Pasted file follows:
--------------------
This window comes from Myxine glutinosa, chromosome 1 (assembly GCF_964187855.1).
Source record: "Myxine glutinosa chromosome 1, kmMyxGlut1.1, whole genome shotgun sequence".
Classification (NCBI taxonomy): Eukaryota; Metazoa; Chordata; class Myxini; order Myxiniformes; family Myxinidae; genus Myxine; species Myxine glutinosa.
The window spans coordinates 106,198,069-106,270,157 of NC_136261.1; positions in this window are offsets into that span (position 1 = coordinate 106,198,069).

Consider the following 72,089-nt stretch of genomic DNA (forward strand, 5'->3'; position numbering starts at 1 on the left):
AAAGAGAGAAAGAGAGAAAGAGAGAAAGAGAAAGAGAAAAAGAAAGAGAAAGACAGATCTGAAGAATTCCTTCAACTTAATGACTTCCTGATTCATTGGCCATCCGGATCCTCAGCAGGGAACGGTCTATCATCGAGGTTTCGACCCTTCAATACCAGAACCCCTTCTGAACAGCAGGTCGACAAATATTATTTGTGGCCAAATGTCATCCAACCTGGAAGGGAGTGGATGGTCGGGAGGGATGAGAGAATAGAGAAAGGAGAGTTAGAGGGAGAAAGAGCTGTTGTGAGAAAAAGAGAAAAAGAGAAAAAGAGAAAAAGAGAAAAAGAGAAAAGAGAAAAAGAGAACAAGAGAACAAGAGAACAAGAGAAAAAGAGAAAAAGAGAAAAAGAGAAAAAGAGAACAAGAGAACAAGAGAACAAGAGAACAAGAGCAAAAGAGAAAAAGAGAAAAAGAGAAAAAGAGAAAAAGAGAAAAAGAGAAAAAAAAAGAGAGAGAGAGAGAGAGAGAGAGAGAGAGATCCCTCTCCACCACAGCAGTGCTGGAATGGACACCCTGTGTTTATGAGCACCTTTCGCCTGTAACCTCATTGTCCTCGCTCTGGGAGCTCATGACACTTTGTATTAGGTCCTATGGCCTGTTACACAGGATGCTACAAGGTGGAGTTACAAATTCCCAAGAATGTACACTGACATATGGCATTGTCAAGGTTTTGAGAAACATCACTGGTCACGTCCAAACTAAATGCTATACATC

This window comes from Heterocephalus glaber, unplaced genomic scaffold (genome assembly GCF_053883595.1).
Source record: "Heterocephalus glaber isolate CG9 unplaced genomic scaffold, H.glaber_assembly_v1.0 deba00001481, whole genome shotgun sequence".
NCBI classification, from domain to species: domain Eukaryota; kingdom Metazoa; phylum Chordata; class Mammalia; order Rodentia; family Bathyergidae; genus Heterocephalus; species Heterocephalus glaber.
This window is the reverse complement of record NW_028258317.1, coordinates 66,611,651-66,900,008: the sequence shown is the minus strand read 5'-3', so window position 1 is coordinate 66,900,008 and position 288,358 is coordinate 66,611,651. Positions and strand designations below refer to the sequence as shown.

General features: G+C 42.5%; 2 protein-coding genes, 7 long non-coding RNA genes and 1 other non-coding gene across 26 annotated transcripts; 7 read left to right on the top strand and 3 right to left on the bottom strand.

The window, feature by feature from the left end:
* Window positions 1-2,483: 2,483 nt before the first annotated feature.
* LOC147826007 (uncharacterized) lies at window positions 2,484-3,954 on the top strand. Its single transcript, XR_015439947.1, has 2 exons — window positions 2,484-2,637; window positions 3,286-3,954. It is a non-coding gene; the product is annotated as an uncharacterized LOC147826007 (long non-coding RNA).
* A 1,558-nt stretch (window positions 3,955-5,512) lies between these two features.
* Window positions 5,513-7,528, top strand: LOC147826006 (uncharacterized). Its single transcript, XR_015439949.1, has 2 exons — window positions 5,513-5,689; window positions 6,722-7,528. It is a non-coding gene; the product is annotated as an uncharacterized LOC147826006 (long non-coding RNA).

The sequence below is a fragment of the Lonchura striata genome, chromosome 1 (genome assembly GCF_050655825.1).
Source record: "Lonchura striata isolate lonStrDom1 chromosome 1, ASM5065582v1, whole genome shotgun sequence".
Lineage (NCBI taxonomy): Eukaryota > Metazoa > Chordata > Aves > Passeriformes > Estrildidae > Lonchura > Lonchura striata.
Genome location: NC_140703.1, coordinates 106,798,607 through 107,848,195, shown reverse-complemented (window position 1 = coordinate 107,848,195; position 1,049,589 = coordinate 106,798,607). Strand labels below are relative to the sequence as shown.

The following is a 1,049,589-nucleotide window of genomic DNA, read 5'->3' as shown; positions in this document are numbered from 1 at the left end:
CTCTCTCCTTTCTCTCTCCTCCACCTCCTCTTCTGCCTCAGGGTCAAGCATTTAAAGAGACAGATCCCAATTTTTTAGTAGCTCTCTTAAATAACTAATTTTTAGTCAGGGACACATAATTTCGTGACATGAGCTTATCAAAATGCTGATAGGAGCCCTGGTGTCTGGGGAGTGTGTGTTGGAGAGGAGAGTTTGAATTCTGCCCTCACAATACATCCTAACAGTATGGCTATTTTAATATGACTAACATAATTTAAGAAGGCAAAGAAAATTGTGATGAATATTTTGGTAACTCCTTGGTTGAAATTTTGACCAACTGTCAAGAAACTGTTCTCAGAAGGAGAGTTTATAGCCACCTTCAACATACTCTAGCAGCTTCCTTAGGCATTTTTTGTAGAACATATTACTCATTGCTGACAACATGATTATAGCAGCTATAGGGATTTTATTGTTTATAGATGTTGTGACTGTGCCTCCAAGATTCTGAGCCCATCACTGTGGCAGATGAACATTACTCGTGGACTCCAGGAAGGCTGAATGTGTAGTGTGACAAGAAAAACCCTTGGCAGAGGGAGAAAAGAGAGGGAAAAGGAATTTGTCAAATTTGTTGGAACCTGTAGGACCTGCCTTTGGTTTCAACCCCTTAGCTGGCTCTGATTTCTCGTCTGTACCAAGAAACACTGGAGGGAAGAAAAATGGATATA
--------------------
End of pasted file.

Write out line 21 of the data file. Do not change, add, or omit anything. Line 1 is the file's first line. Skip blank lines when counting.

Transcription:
The following is a 1,049,589-nucleotide window of genomic DNA, read 5'->3' as shown; positions in this document are numbered from 1 at the left end: